Wednesday, February 20, 2013

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New SimCity Used to Recreate Player's Local Traffic Woes: Super Neat, but Not Super Realistic

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Iris Ophelia's ongoing review of gaming and virtual world style

A contributor to Gamasutra approached last weekend's one-hour SimCity beta with an interesting plan in mind. Unlike a lot of players he wasn't trying to find the magic planning layout needed to maximize city population, or the most efficient arrangement of residential, commercial, and industrial zones--Mike Rose was trying to figure out how a town with a relatively modest population of approx. 15000 could have rush hour traffic jams that would give urban centers a run for their money.

The results are incredibly interesting and seem surprisingly accurate, but that doesn't mean we should expect SimCity to be capable of providing serious solutions to real life urban planning issues... Especially not at launch. Here's why:

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Rose started by bringing up Google Maps to get a good aerial view to build from. He placed his roads and zoned the town as accurately as he could, and waited to see what would happen. The town's population maxed out at a figure not far off from reality, but the traffic still flowed smoothly. At that point he had to take a nearby town (which features a casino) into account. Because SimCity restricts the size of your city he had to do a little juggling to fit the neighbouring town in, but once it was in place the simulated traffic patterns soon mirrored real life. Lending even more credibility to this simulation is the fact that Main Street businesses began closing once the two towns were connected, also very true to the local reality.

Everything came together, right down to the author's own personal traffic shortcuts, so it's incredibly tempting to forget one simple thing: SimCity is still a game.

By that I don't mean that game scenarios shouldn't be taken seriously or that simulations in particular have no value for real life problem solving, but rather that there is a difference between a simulation game and pure simulation. Even when the simulation seems to line up perfectly, there are other factors beneath the surface to take into account, namely that in most simulation games the hard data is being cut with a healthy amount of other... stuff... to make it more playable and fun.

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Rose says himself "that [this simulation] means absolutely nothing."

"This was but a mere video game experiment," he continues, "And nothing here even closely resembles scientific evidence to support my theories, nor can it be used to diagnose the issues. Everything I did was hugely vague and nothing at all like real life."

It's hard to pin down what the balance between simulation and game really is in SimCity's (without knowing significantly more about urban engineering than I do), but what I do know is that previous SimCity games have a (very intimidating) following devoted to tweaking and modding the games to be as realistic as possible. They can talk at length about which game in the series had the best (or the worst) vanilla traffic algorithms and what the ideal urban models are to maximize land saturation, and even they never seem 100% satisfied with these simulations. If anyone can bring the newest SimCity closer to reality it will be them, but it will take time and it still may never be the truly accurate testing tool that we want it to be.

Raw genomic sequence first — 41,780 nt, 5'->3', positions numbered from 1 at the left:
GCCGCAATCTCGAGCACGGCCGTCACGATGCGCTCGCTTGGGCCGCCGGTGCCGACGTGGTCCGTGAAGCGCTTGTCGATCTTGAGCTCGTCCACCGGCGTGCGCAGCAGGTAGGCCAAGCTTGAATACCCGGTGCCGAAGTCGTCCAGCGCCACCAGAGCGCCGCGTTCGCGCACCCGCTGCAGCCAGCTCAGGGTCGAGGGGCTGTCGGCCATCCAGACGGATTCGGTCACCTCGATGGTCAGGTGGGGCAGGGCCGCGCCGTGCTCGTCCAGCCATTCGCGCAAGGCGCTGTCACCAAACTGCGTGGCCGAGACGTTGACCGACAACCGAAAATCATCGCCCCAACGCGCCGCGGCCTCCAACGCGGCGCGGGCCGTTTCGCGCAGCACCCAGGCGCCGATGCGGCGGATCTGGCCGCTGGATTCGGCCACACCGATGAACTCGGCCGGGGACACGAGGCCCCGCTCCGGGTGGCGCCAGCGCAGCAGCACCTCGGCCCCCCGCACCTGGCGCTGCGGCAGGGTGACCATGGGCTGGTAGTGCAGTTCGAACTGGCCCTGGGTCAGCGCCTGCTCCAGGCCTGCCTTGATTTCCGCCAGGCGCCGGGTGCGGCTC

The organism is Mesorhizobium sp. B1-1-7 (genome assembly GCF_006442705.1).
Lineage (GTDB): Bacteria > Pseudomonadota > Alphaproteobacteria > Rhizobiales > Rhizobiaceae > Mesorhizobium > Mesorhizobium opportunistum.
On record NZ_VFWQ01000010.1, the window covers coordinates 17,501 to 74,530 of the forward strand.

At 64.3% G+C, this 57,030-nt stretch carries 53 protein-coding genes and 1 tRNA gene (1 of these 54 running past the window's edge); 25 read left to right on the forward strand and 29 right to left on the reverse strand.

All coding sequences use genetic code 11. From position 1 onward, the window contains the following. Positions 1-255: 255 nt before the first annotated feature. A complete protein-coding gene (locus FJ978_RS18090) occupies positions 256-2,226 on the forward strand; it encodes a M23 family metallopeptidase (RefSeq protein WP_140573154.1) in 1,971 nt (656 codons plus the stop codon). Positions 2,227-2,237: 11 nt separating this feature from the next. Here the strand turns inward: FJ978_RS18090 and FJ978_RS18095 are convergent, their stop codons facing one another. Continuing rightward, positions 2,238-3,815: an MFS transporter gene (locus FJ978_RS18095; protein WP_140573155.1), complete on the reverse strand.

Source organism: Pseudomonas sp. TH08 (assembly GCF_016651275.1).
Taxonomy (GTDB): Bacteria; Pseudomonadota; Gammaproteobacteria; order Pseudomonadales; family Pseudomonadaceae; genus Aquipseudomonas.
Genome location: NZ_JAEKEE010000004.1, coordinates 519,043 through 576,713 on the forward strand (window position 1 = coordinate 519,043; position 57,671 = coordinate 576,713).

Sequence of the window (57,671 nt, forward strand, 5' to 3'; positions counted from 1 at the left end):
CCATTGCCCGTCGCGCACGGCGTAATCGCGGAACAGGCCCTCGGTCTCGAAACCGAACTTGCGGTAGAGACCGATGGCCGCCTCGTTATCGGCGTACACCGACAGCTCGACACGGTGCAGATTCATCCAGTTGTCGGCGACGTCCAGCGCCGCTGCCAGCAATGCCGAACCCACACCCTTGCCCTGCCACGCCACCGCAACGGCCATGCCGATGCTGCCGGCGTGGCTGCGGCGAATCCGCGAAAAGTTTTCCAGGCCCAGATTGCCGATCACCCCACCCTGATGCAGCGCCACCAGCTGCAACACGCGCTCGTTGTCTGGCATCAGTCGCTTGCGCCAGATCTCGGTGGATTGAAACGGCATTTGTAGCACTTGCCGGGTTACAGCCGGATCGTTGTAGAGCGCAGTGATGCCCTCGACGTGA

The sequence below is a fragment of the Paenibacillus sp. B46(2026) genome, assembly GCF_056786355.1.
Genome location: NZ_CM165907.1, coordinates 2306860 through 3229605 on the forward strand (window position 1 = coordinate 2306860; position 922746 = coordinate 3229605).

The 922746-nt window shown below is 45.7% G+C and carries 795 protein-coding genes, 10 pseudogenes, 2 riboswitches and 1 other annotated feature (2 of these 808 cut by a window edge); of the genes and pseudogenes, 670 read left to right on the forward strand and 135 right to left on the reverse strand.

Simulation success stories can be incredibly seductive to virtual world and gaming enthusiasts because they seem to validate our interests, but while sim games can potentially point us in the right direction it's important to remember that they're still simplifying things (or even altering them) well beyond reality... Even if we can't see it on the surface.

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Mixed reality iris 2013Iris Ophelia (@bleatingheart, Janine Hawkins IRL) has been featured in the New York Times and has spoken about SL-based design at the Fashion Institute of Technology in Manhattan and with pop culture/fashion maven Johanna Blakley.

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Iggy

Perhaps Roses findings are valid in this case, yet my students found the tool to be "good enough" in the company of readings about urban development, way back in 1992 with Sim City 2000. Five of their six cities failed for typically real-life reasons; there were no alien attacks involved.

The most hilarious case was a nearly bankrupt city that floated bonds for a big-budget sports stadium, only to see it flop.

I hope those tweaking Sim City are reading studies of America's failure with suburbia, notably James Howard Kunstler's The Geography of Nowhere and Home from Nowhere.

Kunstler and The New Urbanists with whom he is often associated propose a model that will get us past the decline of malls and big-box shopping, as we order more online and move into denser and walkable communities.

Arcadia Codesmith

All models are simplifications, by definition. If it's not simplified, it's no longer a model; it's the real thing.

As a mass-market game, the SimCity series isn't at the same level as high-end urban planning simulations, but out of the box it really isn't half bad, and it HAS been used to train real-world urban planners.

I'm not saying your caveats aren't valid, but don't short-sell this or any other virtual world "game" as a legitimate tool for simulating and understanding real world issues. The approach has its limits, but it also has its uses.

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